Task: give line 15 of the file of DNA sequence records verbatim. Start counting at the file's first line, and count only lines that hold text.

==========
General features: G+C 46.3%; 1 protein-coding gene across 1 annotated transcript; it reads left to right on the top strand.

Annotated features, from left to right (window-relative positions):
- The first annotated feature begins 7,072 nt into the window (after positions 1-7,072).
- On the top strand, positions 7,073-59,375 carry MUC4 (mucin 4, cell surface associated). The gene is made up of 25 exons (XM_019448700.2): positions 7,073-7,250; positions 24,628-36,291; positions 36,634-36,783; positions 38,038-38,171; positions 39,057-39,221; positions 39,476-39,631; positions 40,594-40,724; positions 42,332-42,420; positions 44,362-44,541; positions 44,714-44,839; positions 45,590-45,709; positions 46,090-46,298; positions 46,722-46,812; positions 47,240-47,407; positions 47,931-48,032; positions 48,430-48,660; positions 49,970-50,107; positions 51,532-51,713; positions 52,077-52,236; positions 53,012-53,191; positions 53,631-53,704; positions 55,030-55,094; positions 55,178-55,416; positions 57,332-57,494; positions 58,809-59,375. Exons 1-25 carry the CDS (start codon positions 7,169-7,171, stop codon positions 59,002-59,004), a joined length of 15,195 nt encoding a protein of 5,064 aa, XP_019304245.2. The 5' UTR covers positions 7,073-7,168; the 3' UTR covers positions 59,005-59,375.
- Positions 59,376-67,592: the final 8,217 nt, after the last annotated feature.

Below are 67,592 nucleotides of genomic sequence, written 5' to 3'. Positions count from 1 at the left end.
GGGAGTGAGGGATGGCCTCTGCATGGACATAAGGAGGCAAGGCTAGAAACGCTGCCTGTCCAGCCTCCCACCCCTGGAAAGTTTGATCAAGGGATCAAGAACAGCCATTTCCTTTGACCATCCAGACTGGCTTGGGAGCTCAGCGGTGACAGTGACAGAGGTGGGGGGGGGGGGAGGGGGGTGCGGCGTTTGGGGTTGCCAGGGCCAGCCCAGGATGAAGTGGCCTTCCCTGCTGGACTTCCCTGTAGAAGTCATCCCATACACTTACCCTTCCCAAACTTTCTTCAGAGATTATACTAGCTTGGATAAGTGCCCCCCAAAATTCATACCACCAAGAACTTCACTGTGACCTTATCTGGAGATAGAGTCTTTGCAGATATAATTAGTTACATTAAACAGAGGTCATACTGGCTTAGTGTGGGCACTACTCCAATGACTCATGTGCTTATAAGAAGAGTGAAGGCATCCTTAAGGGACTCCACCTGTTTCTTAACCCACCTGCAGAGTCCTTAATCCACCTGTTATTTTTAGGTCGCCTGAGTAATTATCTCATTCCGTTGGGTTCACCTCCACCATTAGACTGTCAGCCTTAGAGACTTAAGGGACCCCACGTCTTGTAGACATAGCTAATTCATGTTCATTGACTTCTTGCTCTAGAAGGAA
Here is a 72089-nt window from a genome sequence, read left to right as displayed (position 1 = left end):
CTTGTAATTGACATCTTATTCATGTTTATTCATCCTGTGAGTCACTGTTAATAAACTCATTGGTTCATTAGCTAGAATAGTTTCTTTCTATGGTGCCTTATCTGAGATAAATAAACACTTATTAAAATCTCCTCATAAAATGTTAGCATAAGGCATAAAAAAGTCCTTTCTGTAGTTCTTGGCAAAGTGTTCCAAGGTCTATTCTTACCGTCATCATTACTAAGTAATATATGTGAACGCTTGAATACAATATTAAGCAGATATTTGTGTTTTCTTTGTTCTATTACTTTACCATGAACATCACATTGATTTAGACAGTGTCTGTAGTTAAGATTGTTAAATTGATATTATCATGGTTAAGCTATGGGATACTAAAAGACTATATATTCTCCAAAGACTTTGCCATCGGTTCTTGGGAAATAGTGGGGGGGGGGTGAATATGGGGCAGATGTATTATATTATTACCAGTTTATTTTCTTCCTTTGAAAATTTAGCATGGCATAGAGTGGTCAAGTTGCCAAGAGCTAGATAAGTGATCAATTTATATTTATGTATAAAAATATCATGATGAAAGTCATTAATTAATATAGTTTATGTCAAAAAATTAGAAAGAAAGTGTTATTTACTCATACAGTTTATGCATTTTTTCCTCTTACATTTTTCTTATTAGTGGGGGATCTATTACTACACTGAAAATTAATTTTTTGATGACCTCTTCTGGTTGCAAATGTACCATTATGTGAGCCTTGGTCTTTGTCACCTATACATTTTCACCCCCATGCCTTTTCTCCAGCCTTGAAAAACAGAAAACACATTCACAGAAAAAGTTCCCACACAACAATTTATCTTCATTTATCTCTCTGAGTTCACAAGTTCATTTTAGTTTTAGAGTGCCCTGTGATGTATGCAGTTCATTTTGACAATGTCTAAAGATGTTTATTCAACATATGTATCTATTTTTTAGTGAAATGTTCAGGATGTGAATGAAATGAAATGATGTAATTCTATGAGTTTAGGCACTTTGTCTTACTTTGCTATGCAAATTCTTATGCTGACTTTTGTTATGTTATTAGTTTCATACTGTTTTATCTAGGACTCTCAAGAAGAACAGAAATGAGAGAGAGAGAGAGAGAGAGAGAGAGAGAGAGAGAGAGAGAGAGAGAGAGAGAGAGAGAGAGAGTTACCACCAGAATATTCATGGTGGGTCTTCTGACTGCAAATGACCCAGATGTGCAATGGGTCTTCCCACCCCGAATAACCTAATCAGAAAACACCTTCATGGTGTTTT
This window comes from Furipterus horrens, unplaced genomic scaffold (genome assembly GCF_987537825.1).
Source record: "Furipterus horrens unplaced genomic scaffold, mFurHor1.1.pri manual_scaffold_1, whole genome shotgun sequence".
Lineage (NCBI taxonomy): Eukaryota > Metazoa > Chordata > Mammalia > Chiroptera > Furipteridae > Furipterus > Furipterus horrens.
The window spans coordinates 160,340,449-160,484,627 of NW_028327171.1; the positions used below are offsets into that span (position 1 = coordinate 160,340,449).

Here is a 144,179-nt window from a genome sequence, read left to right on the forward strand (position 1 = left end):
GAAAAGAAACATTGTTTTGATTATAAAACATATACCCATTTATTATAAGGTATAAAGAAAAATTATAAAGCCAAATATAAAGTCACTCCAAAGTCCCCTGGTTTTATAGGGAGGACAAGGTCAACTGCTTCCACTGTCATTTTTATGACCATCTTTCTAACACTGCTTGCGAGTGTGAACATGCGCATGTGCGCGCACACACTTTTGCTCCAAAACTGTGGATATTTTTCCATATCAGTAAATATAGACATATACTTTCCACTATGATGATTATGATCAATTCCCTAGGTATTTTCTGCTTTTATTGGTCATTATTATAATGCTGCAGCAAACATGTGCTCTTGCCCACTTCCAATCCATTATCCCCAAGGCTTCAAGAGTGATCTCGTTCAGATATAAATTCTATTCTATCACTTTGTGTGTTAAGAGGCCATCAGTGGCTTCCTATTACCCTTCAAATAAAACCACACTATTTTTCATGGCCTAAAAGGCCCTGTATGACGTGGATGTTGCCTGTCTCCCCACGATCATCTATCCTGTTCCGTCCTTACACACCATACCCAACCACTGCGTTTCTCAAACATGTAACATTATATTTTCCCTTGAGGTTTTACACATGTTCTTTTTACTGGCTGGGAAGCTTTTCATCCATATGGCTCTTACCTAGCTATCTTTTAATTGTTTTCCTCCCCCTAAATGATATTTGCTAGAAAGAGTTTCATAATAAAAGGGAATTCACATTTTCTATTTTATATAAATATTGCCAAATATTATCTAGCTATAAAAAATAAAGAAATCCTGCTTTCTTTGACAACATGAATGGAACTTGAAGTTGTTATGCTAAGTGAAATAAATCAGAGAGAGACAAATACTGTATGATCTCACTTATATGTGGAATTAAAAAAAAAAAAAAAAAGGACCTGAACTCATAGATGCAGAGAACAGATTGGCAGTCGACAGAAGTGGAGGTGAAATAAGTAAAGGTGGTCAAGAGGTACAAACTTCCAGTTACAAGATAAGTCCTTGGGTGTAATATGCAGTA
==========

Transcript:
GAAAAGAAACATTGTTTTGATTATAAAACATATACCCATTTATTATAAGGTATAAAGAAAAATTATAAAGCCAAATATAAAGTCACTCCAAAGTCCCCTGGTTTTATAGGGAGGACAAGGTCAACTGCTTCCACTGTCATTTTTATGACCATCTTTCTAACACTGCTTGCGAGTGTGAACATGCGCATGTGCGCGCACACACTTTTGCTCCAAAACTGTGGATATTTTTCCATATCAGTAAATATAGACATATACTTTCCACTATGATGATTATGATCAATTCCCTAGGTATTTTCTGCTTTTATTGGTCATTATTATAATGCTGCAGCAAACATGTGCTCTTGCCCACTTCCAATCCATTATCCCCAAGGCTTCAAGAGTGATCTCGTTCAGATATAAATTCTATTCTATCACTTTGTGTGTTAAGAGGCCATCAGTGGCTTCCTATTACCCTTCAAATAAAACCACACTATTTTTCATGGCCTAAAAGGCCCTGTATGACGTGGATGTTGCCTGTCTCCCCACGATCATCTATCCTGTTCCGTCCTTACACACCATACCCAACCACTGCGTTTCTCAAACATGTAACATTATATTTTCCCTTGAGGTTTTACACATGTTCTTTTTACTGGCTGGGAAGCTTTTCATCCATATGGCTCTTACCTAGCTATCTTTTAATTGTTTTCCTCCCCCTAAATGATATTTGCTAGAAAGAGTTTCATAATAAAAGGGAATTCACATTTTCTATTTTATATAAATATTGCCAAATATTATCTAGCTATAAAAAATAAAGAAATCCTGCTTTCTTTGACAACATGAATGGAACTTGAAGTTGTTATGCTAAGTGAAATAAATCAGAGAGAGACAAATACTGTATGATCTCACTTATATGTGGAATTAAAAAAAAAAAAAAAAAGGACCTGAACTCATAGATGCAGAGAACAGATTGGCAGTCGACAGAAGTGGAGGTGAAATAAGTAAAGGTGGTCAAGAGGTACAAACTTCCAGTTACAAGATAAGTCCTTGGGTGTAATATGCAGTA